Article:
Aikido has its origins in the traditional Japanese martial arts (Budo ). Developed in the last century by
OSensei Morihei Ueshiba (1883-1969) from the Jujitsu and Japanese sword arts , he described this Aikido – in contrast to the ” arts of war ” – as the “art of peace “..
“The world will continue to change dramatically , but fighting and war can destroy us completely. What we need are techniques to promote harmony, and not of disputes. The art of peace, not the art of war is needed.”
While the other modern Japanese Budo arts, such as judo, karate and kendo, turned after the 2nd World War to competitive sports (and thus known and famous), Aikido rejects any form of rivalry and division into winners and losers.
Central principles are non-violence and the harmonization with the
Partner. Aikido means learning to move through the body – not only for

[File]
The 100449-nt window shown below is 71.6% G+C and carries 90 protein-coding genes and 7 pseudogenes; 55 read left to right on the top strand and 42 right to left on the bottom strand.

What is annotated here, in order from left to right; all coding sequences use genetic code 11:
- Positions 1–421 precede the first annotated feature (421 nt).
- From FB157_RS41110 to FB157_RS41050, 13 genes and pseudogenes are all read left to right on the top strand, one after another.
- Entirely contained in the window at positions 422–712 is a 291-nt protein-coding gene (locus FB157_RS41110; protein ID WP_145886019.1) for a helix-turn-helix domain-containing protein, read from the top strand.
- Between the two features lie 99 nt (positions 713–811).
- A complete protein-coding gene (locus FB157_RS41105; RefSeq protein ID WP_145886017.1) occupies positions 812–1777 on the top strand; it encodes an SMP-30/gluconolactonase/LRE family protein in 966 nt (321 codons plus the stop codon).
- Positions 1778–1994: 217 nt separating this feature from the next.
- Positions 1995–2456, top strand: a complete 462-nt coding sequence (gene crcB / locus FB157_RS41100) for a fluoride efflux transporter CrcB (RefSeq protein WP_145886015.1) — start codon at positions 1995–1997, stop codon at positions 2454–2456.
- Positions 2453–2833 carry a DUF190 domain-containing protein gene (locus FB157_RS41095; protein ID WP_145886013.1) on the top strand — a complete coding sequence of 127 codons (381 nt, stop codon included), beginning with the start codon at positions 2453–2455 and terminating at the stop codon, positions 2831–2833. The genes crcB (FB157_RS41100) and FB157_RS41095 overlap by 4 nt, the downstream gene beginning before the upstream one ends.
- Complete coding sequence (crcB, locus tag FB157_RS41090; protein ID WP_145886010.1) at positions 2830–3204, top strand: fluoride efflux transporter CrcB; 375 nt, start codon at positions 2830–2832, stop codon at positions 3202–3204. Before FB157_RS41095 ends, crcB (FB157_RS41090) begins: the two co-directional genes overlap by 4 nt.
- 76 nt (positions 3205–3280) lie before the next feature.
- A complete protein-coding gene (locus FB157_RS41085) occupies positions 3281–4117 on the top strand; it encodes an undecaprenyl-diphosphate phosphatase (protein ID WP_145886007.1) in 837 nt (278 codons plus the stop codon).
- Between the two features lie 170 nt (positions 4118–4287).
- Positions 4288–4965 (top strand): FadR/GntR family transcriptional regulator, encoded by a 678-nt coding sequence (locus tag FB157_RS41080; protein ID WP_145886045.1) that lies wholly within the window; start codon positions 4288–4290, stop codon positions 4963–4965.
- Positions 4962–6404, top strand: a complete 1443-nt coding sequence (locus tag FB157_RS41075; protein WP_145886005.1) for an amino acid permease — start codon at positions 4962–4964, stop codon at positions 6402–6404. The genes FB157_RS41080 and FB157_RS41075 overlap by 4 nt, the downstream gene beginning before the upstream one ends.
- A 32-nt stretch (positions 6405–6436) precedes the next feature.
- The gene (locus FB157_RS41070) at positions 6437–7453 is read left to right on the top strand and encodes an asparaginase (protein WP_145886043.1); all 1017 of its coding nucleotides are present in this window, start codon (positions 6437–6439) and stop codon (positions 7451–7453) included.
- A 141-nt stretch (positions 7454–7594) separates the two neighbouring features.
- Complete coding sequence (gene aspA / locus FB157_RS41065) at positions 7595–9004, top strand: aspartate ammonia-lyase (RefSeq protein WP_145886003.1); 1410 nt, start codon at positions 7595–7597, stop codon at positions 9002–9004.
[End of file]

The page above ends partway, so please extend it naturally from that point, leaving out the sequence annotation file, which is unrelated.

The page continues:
Aikido itself in the dojo ( training place ), but for each moment in
life. The focus is on the training of mind and body in
Harmony with its environment.
AI — means ” meet “, ” harmonize “
KI — refers to the central energy of life , both in
individual as in the universal sense
DO — is the way
AI – KI – DO is thus the path of harmony with (by ) the central life force
The techniques in Aikido are flowing and harmonious, and may appear to the viewer almost as dancing choreograpy. They may not seem dangerous, but allow, even if this is not the goal of Aikido, definitly hurt the opponent.
An attack is absorbed, the attacker is off-balanced by using spiral motion. Falling skills ( ukemi ) allow also the attacker remain unharmed even during fast and dynamic execution of the techniques.
Since physical strength is not required for the execution of the techniques, Aikido can be learned by everyone. In some dojos the youngest are 3-year old children, and there is no upper limit for the age – even for beginners. Usually men and women, beginners and advanced all practise together.